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James v. Bueno

United States District Court, D. Maine

November 3, 2016

MICHAEL J. JAMES, Plaintiff
v.
ERIC BUENO, et al., Defendants

          RECOMMENDED DECISION ON DEFENDANT HALL'S MOTION TO DISMISS

          John C. Nivison U.S. Magistrate Judge

         In this action, Plaintiff Michael James, an inmate at the Maine State Prison, alleges Defendants deprived him of certain federal rights when they placed him in solitary confinement based on false accusations. (Complaint at 3, ¶ IV.) He asserts the confinement included the use of excessive force. (Id.)

         The matter is before the Court on Defendant Debra Joy Hall's motion to dismiss (ECF No. 32). Through the motion, Defendant contends dismissal is warranted because Plaintiff failed to exhaust the available administrative remedies before he commenced this action.

         After review of the pleadings, I recommend the Court deny the motion to dismiss.

         Background

         In his complaint, Plaintiff joined four defendants, including Debra Joy Hall, LCSW. Plaintiff alleged that he “filed multiple grievances to all 3 members mentioned in this lawsuit” and that the defendants failed to comply with the grievance procedure. (Complaint at 2, ECF No. 1.) On September 2, 2016, Plaintiff filed multiple copies of grievance-related paperwork. (ECF Nos. 13 (providing copies of grievances), 14 (providing copies of responses)).

         Discussion

         Federal law requires a prisoner to exhaust the available administrative remedies before initiating a lawsuit based on 42 U.S.C. § 1983. Specifically, the Prison Litigation Reform Act provides: “[n]o action shall be brought with respect to prison conditions under section 1983 of this title, or any other Federal law, by a prisoner confined in any jail, prison, or other correctional facility until such administrative remedies as are available are exhausted.” 42 U.S.C. § 1997e(a); see also Jones v. Bock, 549 U.S. 199, 211 (2007) (“There is no question that exhaustion is mandatory under the PLRA and that unexhausted claims cannot be brought in court.”); Booth v. Churner, 532 U.S. 731, 734 (2001) (affirming dismissal of action without prejudice based on prisoner's failure to completely exhaust available process even though the relief he sought was unavailable in that process). “[T]he PLRA's exhaustion requirement applies to all inmate suits about prison life, whether they involve general circumstances or particular episodes, and whether they allege excessive force or some other wrong.” Porter v. Nussle, 534 U.S. 516, 532 (2002).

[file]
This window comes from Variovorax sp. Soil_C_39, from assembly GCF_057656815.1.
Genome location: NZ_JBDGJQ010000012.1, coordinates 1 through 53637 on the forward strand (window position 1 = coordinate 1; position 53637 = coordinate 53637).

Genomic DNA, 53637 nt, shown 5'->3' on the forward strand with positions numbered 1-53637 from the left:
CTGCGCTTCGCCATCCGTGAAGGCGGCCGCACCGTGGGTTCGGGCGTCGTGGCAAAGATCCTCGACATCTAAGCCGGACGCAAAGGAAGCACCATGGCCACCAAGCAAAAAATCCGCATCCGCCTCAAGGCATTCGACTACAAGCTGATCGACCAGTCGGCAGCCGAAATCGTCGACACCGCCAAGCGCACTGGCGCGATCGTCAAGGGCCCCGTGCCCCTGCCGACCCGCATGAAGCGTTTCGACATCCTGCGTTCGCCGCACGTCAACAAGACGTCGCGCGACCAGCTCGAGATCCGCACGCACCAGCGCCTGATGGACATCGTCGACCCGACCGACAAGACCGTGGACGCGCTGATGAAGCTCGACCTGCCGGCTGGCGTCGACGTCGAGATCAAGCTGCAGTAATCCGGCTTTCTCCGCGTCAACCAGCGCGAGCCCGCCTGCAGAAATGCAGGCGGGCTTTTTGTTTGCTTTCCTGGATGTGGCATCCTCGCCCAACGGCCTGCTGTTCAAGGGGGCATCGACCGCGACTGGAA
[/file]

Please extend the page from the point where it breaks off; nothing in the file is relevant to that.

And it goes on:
Because under the PLRA exhaustion is a precondition to filing suit, a plaintiff cannot proceed on a claim regarding prison conditions if the plaintiff initiates the lawsuit before the plaintiff has exhausted the available administrative remedies. Perez v. Wisconsin Dep't of Corr., 182 F.3d 532, 534 (7th Cir. 1999); see also Ruppert v. Aragon, 448 Fed. App'x 862, 863 (10th Cir. 2012) (“Since the PLRA makes exhaustion a precondition to filing a suit, an action brought before administrative remedies are exhausted must be dismissed without regard to concern for judicial efficiency.”)